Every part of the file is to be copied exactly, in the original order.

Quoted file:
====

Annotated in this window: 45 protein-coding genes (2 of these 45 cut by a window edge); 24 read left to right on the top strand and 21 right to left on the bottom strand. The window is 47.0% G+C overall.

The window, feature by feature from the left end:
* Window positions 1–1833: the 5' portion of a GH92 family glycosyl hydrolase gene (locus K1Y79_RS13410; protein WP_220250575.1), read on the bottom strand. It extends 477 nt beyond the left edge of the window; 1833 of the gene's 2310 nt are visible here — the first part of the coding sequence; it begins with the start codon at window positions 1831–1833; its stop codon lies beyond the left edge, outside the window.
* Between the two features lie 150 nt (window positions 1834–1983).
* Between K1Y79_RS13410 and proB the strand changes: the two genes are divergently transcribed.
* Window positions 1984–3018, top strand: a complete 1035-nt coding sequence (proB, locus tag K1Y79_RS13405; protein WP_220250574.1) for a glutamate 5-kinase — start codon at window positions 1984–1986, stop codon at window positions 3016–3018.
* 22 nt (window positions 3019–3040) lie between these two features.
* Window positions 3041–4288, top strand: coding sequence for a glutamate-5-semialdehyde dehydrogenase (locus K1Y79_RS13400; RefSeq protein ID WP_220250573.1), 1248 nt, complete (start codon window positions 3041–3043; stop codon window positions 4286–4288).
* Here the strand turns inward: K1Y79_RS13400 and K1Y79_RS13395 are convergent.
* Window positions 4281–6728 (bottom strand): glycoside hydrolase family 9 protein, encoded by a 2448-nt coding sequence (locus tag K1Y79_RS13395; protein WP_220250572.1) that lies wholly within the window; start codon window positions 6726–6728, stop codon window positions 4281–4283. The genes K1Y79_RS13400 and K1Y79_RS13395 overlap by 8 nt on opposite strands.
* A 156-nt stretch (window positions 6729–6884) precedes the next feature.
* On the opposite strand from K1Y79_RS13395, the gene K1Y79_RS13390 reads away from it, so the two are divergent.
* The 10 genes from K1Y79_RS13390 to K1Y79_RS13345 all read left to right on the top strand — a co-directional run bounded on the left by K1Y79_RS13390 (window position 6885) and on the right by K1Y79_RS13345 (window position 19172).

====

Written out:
Annotated in this window: 45 protein-coding genes (2 of these 45 cut by a window edge); 24 read left to right on the top strand and 21 right to left on the bottom strand. The window is 47.0% G+C overall.

The window, feature by feature from the left end:
* Window positions 1–1833: the 5' portion of a GH92 family glycosyl hydrolase gene (locus K1Y79_RS13410; protein WP_220250575.1), read on the bottom strand. It extends 477 nt beyond the left edge of the window; 1833 of the gene's 2310 nt are visible here — the first part of the coding sequence; it begins with the start codon at window positions 1831–1833; its stop codon lies beyond the left edge, outside the window.
* Between the two features lie 150 nt (window positions 1834–1983).
* Between K1Y79_RS13410 and proB the strand changes: the two genes are divergently transcribed.
* Window positions 1984–3018, top strand: a complete 1035-nt coding sequence (proB, locus tag K1Y79_RS13405; protein WP_220250574.1) for a glutamate 5-kinase — start codon at window positions 1984–1986, stop codon at window positions 3016–3018.
* 22 nt (window positions 3019–3040) lie between these two features.
* Window positions 3041–4288, top strand: coding sequence for a glutamate-5-semialdehyde dehydrogenase (locus K1Y79_RS13400; RefSeq protein ID WP_220250573.1), 1248 nt, complete (start codon window positions 3041–3043; stop codon window positions 4286–4288).
* Here the strand turns inward: K1Y79_RS13400 and K1Y79_RS13395 are convergent.
* Window positions 4281–6728 (bottom strand): glycoside hydrolase family 9 protein, encoded by a 2448-nt coding sequence (locus tag K1Y79_RS13395; protein WP_220250572.1) that lies wholly within the window; start codon window positions 6726–6728, stop codon window positions 4281–4283. The genes K1Y79_RS13400 and K1Y79_RS13395 overlap by 8 nt on opposite strands.
* A 156-nt stretch (window positions 6729–6884) precedes the next feature.
* On the opposite strand from K1Y79_RS13395, the gene K1Y79_RS13390 reads away from it, so the two are divergent.
* The 10 genes from K1Y79_RS13390 to K1Y79_RS13345 all read left to right on the top strand — a co-directional run bounded on the left by K1Y79_RS13390 (window position 6885) and on the right by K1Y79_RS13345 (window position 19172).